It’s easy to determine that you are testing too late. It is best to recognize the early warning signs and address them before the software quality begins to suffer. Here are four common signs you are testing too late and suggestions for what to do about it.
1. Separating developer and tester
Separating the developer from the tester affects the type of testing that is done because the tester will not have the level of understanding of the application’s internal operation and knowledge of the code as developers do. By separating the developer and tester you compromise your application quality by focusing on only the “black box” testing. With the “black box” testing, testers tends to focus on the usability test without any concern or of plan to deal with the internal operation, logic and the structure of the code itself.
In my observation, most of the organizations that are still following the waterfall methodology tend to lean too much on the “black box” testing which is happening at the system test or the system integration test level. To delivery a high quality application, there needs to be a combination of both “white box” and “black box” testing. The lack of the “white box” testing allows too many critical defects that should have been identified at the unit testing phase of the software development lifecycle to escape into the pre-production/production environment causes project delay and add costs to the overall software development project.
However, on the other hand, by paring the developer with test from the beginning of the project, we will no longer focusing just only the usability test. We will be able to look closely at the internal logic and structure of the code earlier, which helps reduce critical defects escaping into the production environment and minimize the project over all risks in the long run.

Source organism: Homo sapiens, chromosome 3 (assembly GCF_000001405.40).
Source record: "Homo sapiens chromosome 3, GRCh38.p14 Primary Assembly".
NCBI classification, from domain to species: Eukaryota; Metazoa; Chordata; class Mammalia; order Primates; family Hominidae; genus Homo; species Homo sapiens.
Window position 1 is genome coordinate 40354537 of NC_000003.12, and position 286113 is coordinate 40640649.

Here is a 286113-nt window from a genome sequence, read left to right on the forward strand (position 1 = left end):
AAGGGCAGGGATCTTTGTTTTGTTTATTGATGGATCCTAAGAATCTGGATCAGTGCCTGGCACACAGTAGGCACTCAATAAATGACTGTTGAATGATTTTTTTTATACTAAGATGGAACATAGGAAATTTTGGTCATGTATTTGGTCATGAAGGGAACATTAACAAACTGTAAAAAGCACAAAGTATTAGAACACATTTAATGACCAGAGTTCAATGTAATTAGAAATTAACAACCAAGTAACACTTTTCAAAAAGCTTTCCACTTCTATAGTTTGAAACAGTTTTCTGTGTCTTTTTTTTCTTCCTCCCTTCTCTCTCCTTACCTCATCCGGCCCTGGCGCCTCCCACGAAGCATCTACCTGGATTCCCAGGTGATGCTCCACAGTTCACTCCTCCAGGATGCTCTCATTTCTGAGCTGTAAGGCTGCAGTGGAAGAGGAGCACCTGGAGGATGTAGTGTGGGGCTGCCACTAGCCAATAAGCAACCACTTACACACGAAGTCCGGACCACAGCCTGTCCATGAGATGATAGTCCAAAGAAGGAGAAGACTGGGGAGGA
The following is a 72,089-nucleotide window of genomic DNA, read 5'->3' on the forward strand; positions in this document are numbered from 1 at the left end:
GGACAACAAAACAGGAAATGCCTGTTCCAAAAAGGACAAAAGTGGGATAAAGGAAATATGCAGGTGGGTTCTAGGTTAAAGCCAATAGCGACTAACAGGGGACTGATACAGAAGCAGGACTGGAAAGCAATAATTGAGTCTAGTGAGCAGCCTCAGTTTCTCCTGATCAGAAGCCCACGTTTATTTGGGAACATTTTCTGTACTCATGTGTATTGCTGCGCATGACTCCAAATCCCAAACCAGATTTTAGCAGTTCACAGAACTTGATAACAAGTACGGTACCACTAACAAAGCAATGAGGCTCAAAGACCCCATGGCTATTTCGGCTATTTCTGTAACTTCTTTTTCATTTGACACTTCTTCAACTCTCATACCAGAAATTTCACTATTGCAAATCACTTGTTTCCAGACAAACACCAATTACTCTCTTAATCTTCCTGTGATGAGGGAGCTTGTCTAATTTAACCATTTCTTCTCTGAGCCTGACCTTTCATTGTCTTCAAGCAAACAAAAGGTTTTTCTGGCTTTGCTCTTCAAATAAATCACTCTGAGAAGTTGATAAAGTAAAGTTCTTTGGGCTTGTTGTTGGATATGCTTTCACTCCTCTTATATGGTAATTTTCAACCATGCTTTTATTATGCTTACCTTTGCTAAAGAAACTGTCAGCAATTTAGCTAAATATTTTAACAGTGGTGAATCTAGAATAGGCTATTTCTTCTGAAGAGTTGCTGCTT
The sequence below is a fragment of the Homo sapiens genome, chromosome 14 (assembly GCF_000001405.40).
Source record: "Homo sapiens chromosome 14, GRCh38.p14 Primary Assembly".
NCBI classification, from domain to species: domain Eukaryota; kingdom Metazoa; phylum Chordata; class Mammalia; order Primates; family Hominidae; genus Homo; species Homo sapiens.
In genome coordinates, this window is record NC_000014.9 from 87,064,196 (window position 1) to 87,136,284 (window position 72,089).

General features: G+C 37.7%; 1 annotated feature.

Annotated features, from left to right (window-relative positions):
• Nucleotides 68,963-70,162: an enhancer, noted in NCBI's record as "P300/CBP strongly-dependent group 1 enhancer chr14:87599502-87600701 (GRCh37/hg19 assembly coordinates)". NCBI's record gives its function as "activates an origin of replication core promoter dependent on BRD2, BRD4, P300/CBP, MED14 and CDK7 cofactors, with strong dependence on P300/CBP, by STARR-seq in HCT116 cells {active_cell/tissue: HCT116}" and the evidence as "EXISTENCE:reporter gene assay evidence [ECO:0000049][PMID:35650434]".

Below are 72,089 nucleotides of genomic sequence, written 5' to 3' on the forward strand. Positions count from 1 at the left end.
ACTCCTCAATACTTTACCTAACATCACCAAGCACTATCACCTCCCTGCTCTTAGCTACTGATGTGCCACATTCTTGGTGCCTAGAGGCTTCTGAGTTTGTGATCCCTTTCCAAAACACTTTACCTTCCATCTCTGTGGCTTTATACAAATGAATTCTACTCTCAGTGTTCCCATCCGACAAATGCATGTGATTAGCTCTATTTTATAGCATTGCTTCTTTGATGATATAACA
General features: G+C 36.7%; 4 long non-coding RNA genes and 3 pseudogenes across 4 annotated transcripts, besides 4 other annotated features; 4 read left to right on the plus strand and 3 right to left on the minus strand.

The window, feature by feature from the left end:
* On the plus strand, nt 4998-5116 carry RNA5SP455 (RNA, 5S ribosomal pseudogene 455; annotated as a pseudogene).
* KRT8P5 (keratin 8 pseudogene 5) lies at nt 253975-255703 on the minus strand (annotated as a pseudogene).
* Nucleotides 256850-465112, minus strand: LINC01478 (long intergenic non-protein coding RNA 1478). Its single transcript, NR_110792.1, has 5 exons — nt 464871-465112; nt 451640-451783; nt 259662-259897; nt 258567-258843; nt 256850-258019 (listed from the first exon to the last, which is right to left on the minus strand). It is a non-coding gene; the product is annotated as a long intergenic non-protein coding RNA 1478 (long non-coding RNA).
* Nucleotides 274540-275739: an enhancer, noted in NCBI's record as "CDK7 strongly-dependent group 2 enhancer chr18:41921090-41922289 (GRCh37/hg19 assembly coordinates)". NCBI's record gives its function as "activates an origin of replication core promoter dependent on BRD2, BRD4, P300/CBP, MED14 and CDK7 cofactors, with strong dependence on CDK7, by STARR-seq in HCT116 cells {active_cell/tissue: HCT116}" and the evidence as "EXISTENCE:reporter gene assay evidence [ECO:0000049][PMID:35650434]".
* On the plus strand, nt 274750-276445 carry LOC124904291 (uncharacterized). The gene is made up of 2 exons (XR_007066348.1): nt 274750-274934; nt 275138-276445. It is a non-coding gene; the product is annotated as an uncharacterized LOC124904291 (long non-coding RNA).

Often, test teams and developments are globally distributed, paring the developer with the tester might not be easily accomplished. However, the adoption of the application development platform will allow distributed team members to collaborate in real-time, which make this aspiration feasible.
2. Too much focus on the front-end User Interface (UI) Testing
Mobile architecture has a multi-tier architecture. The test coverage is heavily focused on the UI application front-end. There is not lot of focus on the middle tier and back-end services and protocols in the unit test, factional test and performance. This might be because the process of setting up the test infrastructure to support test execution of the code on mobile device can be time-consuming and costly.
If you find yourself focusing too much on the front-end UI Testing, look for the tools that will allow you to emulate the middle tier and back-end service and protocol using service and protocol virtualization. This will help your test team reduce cost and time on setting up the test infrastructure to support the test execution and setting up a complex environment. Adopt the solution to emulate the middle tier and back-end services and protocols so that the test execution can concentrate on the client tier of the mobile application running on the device itself.
3. Manual UI Testing very little test automation